Small Donor Names Are Election Issue

Times Staff Writer

Seeking to cast doubt on his opponent’s claims of political independence, Westside Los Angeles school board candidate Mark Slavkin on Monday challenged incumbent Alan Gershman to reveal the names of hundreds of small campaign contributors.

Gershman refused, saying the demand was “another example of Slavkin’s smear tactics” and that disclosure of smaller donors’ names could expose them to harassment from the district teachers’ union, which has targeted Gershman for defeat.

Listing the names of campaign donors who give less than $100 is not required under state law. However, candidates may--and some do--disclose all of their contributors.

In this particular campaign, which many observers believe could tilt political balance of the school board toward the teachers’ union, Monday’s challenge was a strategically important tactic for Slavkin.

The 27-year-old aide to County Supervisor Ed Edelman has had to defend his own strong backing from the 22,000-member United Teachers-Los Angeles, which is embroiled in a long-running fight with the school board over salaries, increased say for teachers over how schools are run and other issues. If Slavkin wins, it could give UTLA the fourth board vote it needs on a variety of labor-management issues.


But Slavkin contends that Gershman is being supported by a less obvious interest group--district administrators and managers who want to protect their own pay, promotional opportunities and power.

Slavkin hopes full disclosure of Gershman’s contributors will show that. On Monday, Slavkin announced that he would reveal all of his small donors and called on Gershman to do the same.

Disclosure Issue

“We are not ashamed to say who is supporting us,” said Rick Taylor, a campaign consultant to Slavkin. “We don’t understand why Mr. Gershman is afraid to show us his contributors.”

Gershman, 49, who is seeking a third term, has campaigned on his record, stressing his integrity and independence.

The latest campaign finance records show that Gershman has raised about $19,000 since the beginning of the year, more than three times what Slavkin took in. More than half of Gershman’s funds came from small, unnamed donors.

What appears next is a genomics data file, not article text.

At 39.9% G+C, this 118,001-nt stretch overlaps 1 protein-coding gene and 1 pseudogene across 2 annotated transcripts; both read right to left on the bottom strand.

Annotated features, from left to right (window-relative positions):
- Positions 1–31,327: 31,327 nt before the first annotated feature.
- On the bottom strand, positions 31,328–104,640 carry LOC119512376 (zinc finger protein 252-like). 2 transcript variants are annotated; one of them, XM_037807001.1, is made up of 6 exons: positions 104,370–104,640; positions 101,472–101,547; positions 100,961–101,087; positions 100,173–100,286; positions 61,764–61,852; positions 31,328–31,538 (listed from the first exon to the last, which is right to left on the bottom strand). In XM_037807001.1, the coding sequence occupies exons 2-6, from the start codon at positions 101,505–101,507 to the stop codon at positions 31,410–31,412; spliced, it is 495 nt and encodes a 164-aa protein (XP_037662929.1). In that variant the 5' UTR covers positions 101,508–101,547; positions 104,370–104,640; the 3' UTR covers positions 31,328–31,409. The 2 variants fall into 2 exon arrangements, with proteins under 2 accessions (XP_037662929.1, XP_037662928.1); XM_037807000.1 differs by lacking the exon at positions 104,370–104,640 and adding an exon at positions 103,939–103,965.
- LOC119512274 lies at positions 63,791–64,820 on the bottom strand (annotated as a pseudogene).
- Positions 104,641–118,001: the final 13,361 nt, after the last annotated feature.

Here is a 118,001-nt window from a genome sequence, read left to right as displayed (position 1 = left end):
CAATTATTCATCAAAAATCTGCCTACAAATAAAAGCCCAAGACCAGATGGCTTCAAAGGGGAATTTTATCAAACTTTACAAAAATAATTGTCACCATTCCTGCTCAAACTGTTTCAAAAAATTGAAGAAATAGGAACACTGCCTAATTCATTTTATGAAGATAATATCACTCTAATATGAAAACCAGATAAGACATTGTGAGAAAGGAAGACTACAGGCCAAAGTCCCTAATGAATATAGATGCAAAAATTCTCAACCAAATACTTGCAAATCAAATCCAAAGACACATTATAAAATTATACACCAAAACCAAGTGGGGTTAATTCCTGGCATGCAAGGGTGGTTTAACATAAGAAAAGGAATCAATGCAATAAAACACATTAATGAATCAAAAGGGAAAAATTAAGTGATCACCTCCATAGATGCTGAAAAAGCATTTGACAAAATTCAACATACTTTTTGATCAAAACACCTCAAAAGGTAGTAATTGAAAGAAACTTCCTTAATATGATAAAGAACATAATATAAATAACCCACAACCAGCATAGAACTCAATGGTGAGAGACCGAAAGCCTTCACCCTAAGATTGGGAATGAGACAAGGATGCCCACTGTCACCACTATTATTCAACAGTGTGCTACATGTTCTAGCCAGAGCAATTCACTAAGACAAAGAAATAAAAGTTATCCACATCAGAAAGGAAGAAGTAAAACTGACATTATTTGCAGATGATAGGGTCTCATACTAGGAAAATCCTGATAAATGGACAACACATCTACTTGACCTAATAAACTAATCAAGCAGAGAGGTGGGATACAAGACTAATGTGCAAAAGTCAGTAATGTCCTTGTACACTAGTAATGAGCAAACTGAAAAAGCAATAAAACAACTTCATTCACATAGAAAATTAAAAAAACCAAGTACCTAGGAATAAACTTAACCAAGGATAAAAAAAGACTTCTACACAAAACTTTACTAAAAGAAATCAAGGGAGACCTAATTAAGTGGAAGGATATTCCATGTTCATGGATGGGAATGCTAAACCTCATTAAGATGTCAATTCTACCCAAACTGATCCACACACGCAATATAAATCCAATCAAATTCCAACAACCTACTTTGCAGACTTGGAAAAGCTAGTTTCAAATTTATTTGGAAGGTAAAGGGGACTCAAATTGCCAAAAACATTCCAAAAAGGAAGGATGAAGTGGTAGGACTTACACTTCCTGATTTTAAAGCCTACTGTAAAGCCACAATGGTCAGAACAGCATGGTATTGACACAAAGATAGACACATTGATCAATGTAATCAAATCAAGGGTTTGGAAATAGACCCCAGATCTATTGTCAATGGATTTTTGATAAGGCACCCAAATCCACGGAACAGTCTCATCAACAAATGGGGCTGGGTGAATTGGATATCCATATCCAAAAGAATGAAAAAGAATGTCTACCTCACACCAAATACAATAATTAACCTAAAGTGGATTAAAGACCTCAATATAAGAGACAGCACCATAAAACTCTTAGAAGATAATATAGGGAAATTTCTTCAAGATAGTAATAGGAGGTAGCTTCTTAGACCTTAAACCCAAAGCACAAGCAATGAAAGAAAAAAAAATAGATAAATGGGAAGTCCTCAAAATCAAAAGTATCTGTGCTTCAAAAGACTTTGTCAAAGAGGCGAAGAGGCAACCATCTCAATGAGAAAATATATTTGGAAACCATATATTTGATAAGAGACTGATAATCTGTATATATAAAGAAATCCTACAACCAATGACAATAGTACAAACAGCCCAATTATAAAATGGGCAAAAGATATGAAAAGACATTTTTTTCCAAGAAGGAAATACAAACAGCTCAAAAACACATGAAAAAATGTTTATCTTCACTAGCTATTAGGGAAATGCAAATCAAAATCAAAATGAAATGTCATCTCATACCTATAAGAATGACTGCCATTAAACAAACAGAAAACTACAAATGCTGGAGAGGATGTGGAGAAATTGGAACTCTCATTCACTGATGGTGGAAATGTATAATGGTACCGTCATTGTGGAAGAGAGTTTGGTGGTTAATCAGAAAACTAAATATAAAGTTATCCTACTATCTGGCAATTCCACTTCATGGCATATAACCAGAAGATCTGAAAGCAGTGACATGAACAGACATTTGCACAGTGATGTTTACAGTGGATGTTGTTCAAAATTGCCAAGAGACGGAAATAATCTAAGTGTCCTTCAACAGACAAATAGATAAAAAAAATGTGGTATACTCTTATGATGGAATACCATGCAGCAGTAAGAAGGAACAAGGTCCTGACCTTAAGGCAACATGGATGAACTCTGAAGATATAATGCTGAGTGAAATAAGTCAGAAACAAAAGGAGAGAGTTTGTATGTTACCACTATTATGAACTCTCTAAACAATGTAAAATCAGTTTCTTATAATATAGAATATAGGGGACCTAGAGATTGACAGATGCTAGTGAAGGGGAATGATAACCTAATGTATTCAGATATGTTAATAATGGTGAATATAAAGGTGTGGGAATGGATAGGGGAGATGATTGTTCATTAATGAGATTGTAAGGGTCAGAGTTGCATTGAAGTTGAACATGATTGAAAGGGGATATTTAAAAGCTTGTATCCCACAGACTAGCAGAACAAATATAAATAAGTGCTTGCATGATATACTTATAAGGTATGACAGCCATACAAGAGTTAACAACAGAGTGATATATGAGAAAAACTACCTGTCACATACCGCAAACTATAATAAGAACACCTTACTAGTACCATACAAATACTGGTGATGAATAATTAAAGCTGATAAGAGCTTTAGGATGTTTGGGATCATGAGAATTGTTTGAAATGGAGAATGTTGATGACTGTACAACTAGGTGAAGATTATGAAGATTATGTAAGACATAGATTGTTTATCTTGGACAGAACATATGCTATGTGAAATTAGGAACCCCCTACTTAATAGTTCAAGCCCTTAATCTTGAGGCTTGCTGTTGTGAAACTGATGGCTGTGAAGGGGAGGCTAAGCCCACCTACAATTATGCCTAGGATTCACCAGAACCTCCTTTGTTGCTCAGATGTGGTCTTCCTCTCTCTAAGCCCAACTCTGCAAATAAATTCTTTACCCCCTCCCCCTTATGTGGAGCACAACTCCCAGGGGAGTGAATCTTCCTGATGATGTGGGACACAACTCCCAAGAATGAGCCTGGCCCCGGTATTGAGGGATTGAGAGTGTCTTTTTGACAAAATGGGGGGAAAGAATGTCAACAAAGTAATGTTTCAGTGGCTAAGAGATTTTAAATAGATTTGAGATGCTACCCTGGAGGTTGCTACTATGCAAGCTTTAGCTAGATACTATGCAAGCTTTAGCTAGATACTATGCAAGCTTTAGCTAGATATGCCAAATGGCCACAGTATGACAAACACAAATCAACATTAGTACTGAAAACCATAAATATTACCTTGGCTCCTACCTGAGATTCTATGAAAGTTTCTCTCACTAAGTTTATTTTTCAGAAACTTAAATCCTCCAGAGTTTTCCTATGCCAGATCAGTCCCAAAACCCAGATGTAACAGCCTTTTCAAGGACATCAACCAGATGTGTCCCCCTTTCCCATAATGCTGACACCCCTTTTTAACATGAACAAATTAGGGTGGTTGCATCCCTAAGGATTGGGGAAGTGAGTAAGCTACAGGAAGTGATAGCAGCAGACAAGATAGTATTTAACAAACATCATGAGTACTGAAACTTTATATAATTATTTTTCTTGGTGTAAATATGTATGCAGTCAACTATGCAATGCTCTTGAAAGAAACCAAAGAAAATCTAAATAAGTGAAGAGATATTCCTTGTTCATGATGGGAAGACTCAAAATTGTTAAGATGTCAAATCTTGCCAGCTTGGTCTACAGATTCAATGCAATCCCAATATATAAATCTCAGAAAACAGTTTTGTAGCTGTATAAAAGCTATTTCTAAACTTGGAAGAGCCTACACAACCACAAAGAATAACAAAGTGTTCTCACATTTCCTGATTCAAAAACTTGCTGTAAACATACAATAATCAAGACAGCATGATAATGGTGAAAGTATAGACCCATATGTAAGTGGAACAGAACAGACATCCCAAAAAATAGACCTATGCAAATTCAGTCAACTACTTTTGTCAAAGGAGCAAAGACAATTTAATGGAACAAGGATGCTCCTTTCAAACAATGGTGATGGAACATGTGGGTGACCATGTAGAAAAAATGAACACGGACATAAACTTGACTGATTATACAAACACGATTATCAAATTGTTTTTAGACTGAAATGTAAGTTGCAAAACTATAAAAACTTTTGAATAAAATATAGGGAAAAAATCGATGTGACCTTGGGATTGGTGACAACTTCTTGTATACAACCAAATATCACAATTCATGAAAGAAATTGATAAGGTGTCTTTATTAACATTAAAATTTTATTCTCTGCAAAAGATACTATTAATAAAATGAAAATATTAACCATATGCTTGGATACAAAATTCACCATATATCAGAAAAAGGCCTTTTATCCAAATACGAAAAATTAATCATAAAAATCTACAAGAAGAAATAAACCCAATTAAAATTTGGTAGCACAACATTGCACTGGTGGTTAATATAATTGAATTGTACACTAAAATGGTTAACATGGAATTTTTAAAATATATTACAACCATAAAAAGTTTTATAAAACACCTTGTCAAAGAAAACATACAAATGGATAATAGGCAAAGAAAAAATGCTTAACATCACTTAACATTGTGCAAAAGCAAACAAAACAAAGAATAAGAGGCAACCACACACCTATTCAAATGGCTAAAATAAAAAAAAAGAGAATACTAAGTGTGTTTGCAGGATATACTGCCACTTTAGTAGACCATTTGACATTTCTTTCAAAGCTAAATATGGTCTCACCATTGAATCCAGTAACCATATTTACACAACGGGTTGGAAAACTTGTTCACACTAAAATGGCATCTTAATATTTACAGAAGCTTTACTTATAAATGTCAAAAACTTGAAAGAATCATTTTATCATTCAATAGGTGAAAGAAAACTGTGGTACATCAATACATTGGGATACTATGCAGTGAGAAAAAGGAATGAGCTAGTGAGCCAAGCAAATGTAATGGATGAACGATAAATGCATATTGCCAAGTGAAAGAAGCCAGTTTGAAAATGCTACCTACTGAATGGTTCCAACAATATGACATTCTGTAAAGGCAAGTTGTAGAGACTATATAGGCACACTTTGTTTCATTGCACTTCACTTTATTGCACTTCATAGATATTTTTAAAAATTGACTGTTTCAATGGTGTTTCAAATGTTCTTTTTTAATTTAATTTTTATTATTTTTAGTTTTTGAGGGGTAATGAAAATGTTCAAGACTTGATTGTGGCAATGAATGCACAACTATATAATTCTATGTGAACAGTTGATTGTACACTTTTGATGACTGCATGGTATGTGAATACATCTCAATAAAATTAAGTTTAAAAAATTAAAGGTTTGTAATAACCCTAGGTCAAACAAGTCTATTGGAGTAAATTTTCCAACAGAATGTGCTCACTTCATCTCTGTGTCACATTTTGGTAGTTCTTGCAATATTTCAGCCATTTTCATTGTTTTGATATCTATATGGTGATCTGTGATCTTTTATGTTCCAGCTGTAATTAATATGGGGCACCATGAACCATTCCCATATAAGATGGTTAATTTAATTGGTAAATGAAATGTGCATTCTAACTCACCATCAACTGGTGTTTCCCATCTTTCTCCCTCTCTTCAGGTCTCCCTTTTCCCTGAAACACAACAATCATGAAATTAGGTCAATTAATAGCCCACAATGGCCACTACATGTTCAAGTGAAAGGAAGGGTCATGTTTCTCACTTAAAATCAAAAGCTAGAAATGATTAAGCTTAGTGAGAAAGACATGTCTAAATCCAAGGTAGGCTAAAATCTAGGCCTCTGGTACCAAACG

Of 54 contributors who gave enough to require disclosure, most are identified only as “educator” in the district. But a check of the district phone directory shows many of those appear to be school district principals, administrators or central office instructional personnel.

Jess Bravin, a spokesman for Gershman, said he had no idea how much of the campaign’s money has come from administrators. But he said the campaign has broad support from parents, non-teaching district unions and “all quarters of the district.”

Bill Price, a spokesman for an 8,000-member union representing some of the district’s lower paid blue-collar workers and classroom aides, said his group is supporting Gershman, in part because it fears a board strongly allied with UTLA could undercut other workers’ jobs and pay.

In interviews, several administrators acknowledged they were supporting Gershman. Sylvia Metzler, an assistant principal in the San Fernando Valley, said she bought two tickets to a Gershman fund-raiser “kind of . . . under peer pressure.” A friend and former boss, Gloria Cox, had called, she said. Cox, now an administrator at district headquarters, acknowledged that she made the pitch after attending a Gershman campaign program at downtown hotel, where Paul Possemoto, one of the district’s top instructional administrators, spoke and urged support of Gershman.

Group Officially Neutral

The 1,500-member Associated Administrators of Los Angeles is officially neutral in the election. But it has strongly encouraged members to contribute to candidates they support, emphasizing in one newsletter that names do not have to be revealed if less than $100 is given.

“If you’re asking me whether most administrators respect Alan Gershman as a board member, I’d say definitely,” said Walker Brown, executive director for the administrators’ group.